Prep-less and Player Centric
Another thing I love about Urban Shadows is that a MC does not have to prepare anything prior to the game (other than knowing the rules). I just give players a map of the local city, and have them reference points of interest on the map. I do not prepare any plot nor create any antagonists beforehand. There is a session start move in the game, which requires each player to provide a rumour of what is happening in the city. I then combine the rumours with the character backgrounds to form multiple threats that are inter-linked. Coming from D&D, I was really worried about not having a pre-made adventure ready for my first Urban Shadow game, but everything worked out in the end. Some people are put off when I told them character creation takes an hour to an hour and a half for a one-shot, but character creation in Urban Shadows is not a solitary activity. Answering individual background questions only takes ten to fifteen minutes, and most of the time is spent divvying out debts. Each playbook has three debts to assign (either those they owe or own), and the players work together to find out how best to distribute them. In the process, everyone has an understanding of everything else’s character, and a camaraderie (as well as rivalry and sometimes animosity) is formed between the PCs. (For the record, none of the players complained that character creation took too long. Only some random haters on the internet.) One of the PbtA philosophies is “play to see what happens”, and I embrace it in my Urban Shadow games; every game I run is unique because I use my players’ ideas instead of forcing mine onto them.
I said in the beginning how the playbooks drew me into PbtA. Urban Shadows has one of the best PbtA playbooks in my opinion. Each playbook can be printed onto a single piece of paper, double sided, and folds into a three-column leaflet. The whole thing is in black and white, with amazing black and white character portraits that portray the grittiness of the setting (and prints very well on a printer). Every section is well organised and I do not have to flip back and forth in order to fill in the stats (looking at you here, Monster of the Week). I just love the design of the playbooks so much.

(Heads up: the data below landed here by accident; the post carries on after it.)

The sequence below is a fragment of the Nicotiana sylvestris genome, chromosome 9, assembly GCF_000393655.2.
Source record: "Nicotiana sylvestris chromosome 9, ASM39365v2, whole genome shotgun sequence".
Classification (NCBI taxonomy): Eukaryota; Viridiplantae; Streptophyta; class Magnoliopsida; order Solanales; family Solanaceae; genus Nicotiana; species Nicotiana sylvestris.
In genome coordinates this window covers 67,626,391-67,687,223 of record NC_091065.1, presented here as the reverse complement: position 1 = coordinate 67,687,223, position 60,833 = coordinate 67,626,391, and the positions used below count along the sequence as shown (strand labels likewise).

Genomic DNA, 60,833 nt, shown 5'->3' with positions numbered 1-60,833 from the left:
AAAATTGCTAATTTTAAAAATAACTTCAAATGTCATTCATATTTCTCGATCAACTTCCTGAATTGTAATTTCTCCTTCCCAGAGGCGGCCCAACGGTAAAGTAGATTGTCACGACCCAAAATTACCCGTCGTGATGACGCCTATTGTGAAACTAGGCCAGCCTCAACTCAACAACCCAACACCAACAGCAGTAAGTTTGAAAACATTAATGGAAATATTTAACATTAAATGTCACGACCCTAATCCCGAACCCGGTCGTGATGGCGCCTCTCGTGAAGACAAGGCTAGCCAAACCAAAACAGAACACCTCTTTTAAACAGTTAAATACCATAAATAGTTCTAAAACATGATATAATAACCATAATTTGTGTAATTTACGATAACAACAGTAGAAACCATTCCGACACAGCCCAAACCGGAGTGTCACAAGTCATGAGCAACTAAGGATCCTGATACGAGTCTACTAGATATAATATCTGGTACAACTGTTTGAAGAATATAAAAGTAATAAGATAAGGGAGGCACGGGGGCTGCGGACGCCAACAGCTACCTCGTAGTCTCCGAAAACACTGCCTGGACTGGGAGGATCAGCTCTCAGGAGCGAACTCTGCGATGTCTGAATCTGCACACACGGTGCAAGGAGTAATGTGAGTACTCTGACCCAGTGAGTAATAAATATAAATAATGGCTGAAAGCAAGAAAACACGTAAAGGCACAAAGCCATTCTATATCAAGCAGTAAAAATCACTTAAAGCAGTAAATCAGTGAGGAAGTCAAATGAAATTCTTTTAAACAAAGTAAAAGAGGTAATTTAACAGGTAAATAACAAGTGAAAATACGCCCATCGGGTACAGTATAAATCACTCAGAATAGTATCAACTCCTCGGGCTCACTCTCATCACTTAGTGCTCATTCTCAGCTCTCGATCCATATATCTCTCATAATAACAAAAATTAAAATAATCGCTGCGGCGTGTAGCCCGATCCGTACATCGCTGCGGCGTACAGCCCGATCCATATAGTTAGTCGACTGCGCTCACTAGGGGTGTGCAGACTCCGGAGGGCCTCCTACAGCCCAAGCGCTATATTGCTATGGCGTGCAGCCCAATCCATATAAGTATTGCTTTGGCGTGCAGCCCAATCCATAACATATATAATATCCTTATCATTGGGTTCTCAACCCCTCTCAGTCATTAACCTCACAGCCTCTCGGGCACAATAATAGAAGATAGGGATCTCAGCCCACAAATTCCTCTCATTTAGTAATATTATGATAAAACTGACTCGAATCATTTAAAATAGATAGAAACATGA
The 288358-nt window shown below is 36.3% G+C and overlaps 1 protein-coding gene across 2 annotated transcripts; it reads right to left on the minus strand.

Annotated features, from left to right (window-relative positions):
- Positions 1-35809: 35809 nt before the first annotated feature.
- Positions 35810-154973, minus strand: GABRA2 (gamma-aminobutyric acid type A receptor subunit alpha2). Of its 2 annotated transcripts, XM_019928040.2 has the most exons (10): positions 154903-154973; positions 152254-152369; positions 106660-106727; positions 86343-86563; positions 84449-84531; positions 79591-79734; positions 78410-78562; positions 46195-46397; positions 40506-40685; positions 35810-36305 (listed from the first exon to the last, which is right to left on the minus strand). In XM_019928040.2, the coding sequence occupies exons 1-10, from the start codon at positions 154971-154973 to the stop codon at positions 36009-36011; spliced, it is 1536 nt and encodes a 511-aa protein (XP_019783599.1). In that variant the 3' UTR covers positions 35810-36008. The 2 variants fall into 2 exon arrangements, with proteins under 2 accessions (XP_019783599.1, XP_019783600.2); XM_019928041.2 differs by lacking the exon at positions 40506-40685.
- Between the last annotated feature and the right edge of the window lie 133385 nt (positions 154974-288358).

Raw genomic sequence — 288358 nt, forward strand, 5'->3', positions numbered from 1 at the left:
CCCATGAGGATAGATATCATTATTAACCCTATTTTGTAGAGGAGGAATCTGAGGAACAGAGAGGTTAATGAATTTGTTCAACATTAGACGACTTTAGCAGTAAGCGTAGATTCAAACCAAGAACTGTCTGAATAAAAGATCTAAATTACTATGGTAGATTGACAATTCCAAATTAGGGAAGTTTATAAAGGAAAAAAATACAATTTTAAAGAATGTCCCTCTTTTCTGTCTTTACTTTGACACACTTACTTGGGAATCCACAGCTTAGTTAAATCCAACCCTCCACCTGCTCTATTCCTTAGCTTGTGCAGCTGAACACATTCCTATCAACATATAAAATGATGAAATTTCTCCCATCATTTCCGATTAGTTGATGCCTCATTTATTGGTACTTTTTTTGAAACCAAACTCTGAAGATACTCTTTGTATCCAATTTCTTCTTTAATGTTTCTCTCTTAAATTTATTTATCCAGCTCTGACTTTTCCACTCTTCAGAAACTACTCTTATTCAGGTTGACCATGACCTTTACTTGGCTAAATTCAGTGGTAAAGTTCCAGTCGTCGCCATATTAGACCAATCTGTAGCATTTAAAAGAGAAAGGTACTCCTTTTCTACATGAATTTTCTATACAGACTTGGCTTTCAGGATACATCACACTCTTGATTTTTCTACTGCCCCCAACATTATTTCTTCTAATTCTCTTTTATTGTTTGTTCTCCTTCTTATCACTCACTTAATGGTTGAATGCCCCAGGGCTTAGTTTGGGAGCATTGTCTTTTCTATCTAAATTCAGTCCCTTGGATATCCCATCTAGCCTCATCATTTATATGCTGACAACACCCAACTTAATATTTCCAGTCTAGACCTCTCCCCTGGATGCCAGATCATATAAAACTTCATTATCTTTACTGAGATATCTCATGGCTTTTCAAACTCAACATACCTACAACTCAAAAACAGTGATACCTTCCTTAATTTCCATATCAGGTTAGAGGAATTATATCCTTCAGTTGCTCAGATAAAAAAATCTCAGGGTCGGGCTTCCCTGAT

Themes, Setting and How I Run the Game
I guess I still have not actually described the setting nor theme of the game. Urban Shadows is an urban fantasy RPG, where the world we live in is actually inhabited by supernatural monsters that vie for control of the city. Since I mainly run one-shots, the game is often fast paced and action packed. At the start of the game, the PCs would be going on with their normal lives, but they are interrupted by the villains’ machination. Sometimes, the characters choose to fight the goons head on. Other times, they talk their way though or run away. In the process, they learn more about who the villains are, and what they hope to gain before a final confrontation. One of the MC principle I love in Urban Shadows is “Push the characters together, even across boundaries”. (What I do not understand is how some other PbtA games want the MC to split up the party.) As I mentioned earlier, I have already created inter-linked threats that concern more than one PCs. I would further nudge the PCs so that they would face the threats together, even if they have previously parted ways. (It is kinda like the Avengers reconvening in New York to fight Loki.) Sometimes, I think my way of running the game may not be as dark and as political as the authors have intended, but the table always have fun.
While I love Urban Shadows, I still have some minor gripes with it. The game itself is US-centric. Even though there is the Dark Streets supplement that contains advice for running games in different cities across the world, the core rules are not changed by it. The major thing that sticks out is how prevalent guns are in the playbooks, as well as the big freaking swords. (I am not sure if you can carry a katana openly in New York for that matter.) I wish there are less firearm options and more concealed weapons as choices for the characters’ gears, so it would be more plausible for them to blend in UK cities (and other non-US cities across the world). The other gripe I have is on the stats, which also applies to other PbtA games. In the games I run, there is sometimes that one power gamer who complains they cannot use their best stat on a move. While I would tell them to focus on the narrative rather than the mechanics, I can understand some of their frustrations. The names of the stats in PbtA are more abstract compared to traditional RPGs, which made it harder to gauge which stat to choose for the character they envisioned. I think many PbtA games would be better with stats that say what it is on the tin.
Overall, I cannot express how much I love Urban Shadows and how much I enjoy running it. I would recommend everyone into tabletop RPG and urban fantasy to give it a go.
[5 of 5 Stars!]